Comparing deception detection accuracy of Czech police officers and students of economics and management

Lenka Mynaříková


The study looks at the ability to detect nonverbal deception among police officers and economics and management students in the Czech Republic. Respondents from police departments (n=197) and university students of human resources (n=161) completed a deception detection task and evaluated veracity of the statements of suspects in 21 videos from real crime investigations. Their evaluations were based on nonverbal behavior. Voices in the video clips were modified so that words were not recognizable, yet paraverbal voice characteristics were preserved. Results suggest respondents have a tendency to so-called lie bias, i.e. a tendency to evaluate the statements preferably as deceptive. In the evaluation of video clips, stereotypes also played a significant role. The statements of suspects of a different ethnicity, younger age or specific visual features were considered deceitful more often. Research might be beneficial for training professionals, who use techniques of deception detection in crime investigation, for identification of deception during job interviews or in other fields.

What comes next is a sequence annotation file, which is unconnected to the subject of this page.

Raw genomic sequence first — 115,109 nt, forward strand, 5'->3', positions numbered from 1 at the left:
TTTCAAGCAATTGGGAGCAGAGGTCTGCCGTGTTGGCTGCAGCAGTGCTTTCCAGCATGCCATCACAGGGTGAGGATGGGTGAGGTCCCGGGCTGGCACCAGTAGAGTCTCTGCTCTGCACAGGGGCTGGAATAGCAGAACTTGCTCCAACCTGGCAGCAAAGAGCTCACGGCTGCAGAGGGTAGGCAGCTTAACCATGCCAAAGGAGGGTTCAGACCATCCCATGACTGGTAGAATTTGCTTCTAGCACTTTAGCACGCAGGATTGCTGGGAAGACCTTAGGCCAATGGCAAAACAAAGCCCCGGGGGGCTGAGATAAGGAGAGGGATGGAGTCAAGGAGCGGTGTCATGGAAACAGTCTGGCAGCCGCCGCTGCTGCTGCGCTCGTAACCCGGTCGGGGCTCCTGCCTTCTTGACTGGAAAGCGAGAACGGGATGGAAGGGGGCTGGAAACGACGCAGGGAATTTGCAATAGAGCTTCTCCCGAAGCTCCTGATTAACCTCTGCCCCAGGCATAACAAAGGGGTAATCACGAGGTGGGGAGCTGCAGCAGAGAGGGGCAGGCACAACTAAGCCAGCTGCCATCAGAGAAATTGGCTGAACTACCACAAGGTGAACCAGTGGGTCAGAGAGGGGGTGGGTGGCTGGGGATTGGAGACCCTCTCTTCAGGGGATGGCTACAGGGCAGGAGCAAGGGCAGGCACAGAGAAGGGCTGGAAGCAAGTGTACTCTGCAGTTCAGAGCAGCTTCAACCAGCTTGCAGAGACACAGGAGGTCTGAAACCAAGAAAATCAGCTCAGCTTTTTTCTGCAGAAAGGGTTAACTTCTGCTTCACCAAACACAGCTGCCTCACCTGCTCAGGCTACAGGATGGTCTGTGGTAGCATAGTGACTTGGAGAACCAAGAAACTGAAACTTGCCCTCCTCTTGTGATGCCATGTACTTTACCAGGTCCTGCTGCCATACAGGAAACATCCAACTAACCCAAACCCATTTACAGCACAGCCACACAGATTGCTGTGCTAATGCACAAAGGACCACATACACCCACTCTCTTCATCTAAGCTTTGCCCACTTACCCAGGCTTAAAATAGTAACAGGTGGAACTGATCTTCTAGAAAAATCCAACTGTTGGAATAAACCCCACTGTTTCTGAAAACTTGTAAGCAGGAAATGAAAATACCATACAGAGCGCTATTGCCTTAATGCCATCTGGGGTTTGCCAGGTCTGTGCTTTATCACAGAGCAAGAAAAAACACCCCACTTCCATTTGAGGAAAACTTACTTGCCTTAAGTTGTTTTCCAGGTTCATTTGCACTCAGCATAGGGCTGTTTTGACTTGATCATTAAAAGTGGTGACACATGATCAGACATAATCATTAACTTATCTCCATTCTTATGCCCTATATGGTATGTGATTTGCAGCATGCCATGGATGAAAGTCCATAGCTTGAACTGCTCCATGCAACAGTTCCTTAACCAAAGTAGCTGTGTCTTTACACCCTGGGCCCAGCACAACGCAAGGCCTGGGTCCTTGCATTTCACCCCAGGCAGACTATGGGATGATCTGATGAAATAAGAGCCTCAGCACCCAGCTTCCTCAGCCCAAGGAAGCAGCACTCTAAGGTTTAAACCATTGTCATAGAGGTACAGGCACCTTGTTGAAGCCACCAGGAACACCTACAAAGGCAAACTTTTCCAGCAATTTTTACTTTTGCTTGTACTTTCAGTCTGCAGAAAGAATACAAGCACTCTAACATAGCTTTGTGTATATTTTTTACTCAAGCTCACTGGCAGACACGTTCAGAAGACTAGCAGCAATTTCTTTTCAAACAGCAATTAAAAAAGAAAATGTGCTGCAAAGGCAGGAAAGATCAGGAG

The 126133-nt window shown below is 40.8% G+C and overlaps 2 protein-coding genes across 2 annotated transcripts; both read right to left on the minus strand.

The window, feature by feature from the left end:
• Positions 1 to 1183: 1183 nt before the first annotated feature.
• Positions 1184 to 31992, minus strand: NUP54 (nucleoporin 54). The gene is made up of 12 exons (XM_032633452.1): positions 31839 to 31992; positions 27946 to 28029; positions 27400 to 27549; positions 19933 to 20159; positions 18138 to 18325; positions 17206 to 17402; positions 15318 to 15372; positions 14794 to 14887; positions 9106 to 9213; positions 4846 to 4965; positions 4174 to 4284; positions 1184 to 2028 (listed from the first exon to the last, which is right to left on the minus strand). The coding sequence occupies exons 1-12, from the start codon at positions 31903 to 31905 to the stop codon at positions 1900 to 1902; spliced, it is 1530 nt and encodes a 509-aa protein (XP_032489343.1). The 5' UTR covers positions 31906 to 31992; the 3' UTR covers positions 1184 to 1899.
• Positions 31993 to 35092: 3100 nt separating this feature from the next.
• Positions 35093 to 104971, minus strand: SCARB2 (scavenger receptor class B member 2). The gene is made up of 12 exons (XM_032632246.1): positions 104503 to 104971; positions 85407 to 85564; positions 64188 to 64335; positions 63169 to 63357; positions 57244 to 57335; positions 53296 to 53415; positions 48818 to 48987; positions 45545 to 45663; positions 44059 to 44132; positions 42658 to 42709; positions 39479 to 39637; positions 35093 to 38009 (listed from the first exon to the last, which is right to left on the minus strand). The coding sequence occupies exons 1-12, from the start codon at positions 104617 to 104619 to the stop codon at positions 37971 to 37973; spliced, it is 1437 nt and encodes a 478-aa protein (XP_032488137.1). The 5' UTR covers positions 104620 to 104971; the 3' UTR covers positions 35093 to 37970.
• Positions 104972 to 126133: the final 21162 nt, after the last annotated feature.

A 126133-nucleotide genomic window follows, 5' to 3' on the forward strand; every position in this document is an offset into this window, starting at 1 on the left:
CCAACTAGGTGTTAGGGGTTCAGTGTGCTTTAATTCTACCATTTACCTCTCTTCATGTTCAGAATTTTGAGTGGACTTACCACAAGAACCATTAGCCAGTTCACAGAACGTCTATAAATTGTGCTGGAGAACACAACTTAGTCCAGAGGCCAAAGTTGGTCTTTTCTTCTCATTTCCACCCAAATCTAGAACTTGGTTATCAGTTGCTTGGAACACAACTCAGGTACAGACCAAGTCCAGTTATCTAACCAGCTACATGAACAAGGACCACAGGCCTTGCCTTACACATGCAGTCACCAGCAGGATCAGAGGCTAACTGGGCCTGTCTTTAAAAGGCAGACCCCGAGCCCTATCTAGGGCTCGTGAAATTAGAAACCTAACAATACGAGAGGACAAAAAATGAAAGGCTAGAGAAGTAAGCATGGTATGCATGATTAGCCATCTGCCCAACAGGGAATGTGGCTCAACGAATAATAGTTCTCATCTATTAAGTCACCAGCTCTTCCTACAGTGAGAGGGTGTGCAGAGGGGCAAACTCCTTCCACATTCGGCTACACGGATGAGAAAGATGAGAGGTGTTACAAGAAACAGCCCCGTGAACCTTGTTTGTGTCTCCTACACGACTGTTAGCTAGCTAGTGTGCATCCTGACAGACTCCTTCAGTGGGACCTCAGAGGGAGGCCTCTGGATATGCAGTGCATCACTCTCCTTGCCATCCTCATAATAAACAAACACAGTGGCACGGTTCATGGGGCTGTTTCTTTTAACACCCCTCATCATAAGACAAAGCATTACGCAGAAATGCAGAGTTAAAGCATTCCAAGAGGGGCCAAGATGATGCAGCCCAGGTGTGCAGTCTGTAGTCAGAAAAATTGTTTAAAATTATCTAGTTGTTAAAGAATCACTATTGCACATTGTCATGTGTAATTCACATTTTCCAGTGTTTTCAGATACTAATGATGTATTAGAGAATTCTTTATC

(Fulltext in Czech)


deception detection, police officers, management, forensic psychology, work and organizational psychology


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